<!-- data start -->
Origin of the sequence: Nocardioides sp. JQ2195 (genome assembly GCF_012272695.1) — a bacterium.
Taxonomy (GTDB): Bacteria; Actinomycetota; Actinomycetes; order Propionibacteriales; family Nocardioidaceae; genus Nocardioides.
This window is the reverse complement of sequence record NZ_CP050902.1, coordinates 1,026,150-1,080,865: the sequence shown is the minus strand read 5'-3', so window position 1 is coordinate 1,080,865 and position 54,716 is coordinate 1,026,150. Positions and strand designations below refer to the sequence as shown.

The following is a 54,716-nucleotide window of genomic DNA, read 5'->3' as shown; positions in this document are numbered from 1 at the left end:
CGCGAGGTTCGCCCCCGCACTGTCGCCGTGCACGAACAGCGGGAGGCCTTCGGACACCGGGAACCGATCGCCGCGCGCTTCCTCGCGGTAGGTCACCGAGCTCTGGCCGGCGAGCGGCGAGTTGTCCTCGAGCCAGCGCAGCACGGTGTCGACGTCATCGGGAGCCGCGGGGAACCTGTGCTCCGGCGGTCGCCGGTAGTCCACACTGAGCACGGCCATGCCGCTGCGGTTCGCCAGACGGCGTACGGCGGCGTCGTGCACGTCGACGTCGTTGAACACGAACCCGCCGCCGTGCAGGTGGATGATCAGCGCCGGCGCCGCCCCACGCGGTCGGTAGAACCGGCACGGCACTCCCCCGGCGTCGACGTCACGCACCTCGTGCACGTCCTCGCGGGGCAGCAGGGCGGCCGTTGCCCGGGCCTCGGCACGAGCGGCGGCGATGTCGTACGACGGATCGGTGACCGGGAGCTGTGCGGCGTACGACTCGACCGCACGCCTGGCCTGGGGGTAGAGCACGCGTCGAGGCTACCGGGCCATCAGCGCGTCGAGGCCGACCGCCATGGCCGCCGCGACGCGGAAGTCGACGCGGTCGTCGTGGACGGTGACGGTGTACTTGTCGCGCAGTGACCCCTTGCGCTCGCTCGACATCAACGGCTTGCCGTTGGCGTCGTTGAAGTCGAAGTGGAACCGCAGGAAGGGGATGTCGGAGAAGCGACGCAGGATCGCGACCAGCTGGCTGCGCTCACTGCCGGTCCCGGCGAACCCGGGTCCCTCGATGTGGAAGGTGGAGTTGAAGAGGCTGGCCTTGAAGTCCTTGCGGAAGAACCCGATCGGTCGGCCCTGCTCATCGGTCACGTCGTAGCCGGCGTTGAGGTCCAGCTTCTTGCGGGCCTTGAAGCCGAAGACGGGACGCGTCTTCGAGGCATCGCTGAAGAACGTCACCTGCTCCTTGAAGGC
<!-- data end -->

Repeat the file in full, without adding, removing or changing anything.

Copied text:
Origin of the sequence: Nocardioides sp. JQ2195 (genome assembly GCF_012272695.1) — a bacterium.
Taxonomy (GTDB): Bacteria; Actinomycetota; Actinomycetes; order Propionibacteriales; family Nocardioidaceae; genus Nocardioides.
This window is the reverse complement of sequence record NZ_CP050902.1, coordinates 1,026,150-1,080,865: the sequence shown is the minus strand read 5'-3', so window position 1 is coordinate 1,080,865 and position 54,716 is coordinate 1,026,150. Positions and strand designations below refer to the sequence as shown.

The following is a 54,716-nucleotide window of genomic DNA, read 5'->3' as shown; positions in this document are numbered from 1 at the left end:
CGCGAGGTTCGCCCCCGCACTGTCGCCGTGCACGAACAGCGGGAGGCCTTCGGACACCGGGAACCGATCGCCGCGCGCTTCCTCGCGGTAGGTCACCGAGCTCTGGCCGGCGAGCGGCGAGTTGTCCTCGAGCCAGCGCAGCACGGTGTCGACGTCATCGGGAGCCGCGGGGAACCTGTGCTCCGGCGGTCGCCGGTAGTCCACACTGAGCACGGCCATGCCGCTGCGGTTCGCCAGACGGCGTACGGCGGCGTCGTGCACGTCGACGTCGTTGAACACGAACCCGCCGCCGTGCAGGTGGATGATCAGCGCCGGCGCCGCCCCACGCGGTCGGTAGAACCGGCACGGCACTCCCCCGGCGTCGACGTCACGCACCTCGTGCACGTCCTCGCGGGGCAGCAGGGCGGCCGTTGCCCGGGCCTCGGCACGAGCGGCGGCGATGTCGTACGACGGATCGGTGACCGGGAGCTGTGCGGCGTACGACTCGACCGCACGCCTGGCCTGGGGGTAGAGCACGCGTCGAGGCTACCGGGCCATCAGCGCGTCGAGGCCGACCGCCATGGCCGCCGCGACGCGGAAGTCGACGCGGTCGTCGTGGACGGTGACGGTGTACTTGTCGCGCAGTGACCCCTTGCGCTCGCTCGACATCAACGGCTTGCCGTTGGCGTCGTTGAAGTCGAAGTGGAACCGCAGGAAGGGGATGTCGGAGAAGCGACGCAGGATCGCGACCAGCTGGCTGCGCTCACTGCCGGTCCCGGCGAACCCGGGTCCCTCGATGTGGAAGGTGGAGTTGAAGAGGCTGGCCTTGAAGTCCTTGCGGAAGAACCCGATCGGTCGGCCCTGCTCATCGGTCACGTCGTAGCCGGCGTTGAGGTCCAGCTTCTTGCGGGCCTTGAAGCCGAAGACGGGACGCGTCTTCGAGGCATCGCTGAAGAACGTCACCTGCTCCTTGAAGGC